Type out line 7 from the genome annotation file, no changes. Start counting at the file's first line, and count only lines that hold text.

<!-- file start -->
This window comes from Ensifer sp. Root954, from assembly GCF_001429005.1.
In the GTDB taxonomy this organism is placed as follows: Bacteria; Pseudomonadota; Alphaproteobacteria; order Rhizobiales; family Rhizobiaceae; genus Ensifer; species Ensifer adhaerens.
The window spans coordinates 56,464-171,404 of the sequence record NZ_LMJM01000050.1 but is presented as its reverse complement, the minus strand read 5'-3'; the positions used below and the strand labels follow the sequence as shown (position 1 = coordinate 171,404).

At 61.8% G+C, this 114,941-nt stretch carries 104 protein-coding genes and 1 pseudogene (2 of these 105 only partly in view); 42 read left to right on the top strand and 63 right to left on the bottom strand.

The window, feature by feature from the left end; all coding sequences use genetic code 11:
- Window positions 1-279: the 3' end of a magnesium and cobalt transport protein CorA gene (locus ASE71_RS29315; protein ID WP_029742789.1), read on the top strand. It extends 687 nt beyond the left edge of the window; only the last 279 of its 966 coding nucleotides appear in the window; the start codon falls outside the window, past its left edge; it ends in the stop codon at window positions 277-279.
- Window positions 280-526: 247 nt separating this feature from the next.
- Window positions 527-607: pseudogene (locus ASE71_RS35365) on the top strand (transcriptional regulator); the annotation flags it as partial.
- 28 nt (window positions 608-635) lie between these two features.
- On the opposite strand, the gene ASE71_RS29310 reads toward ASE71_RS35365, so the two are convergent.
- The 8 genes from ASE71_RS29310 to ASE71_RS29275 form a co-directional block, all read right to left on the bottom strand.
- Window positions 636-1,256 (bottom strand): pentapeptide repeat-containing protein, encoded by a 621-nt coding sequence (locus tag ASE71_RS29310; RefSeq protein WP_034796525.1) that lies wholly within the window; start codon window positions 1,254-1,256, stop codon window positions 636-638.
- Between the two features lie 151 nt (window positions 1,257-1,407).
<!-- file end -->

- Window positions 280-526: 247 nt separating this feature from the next.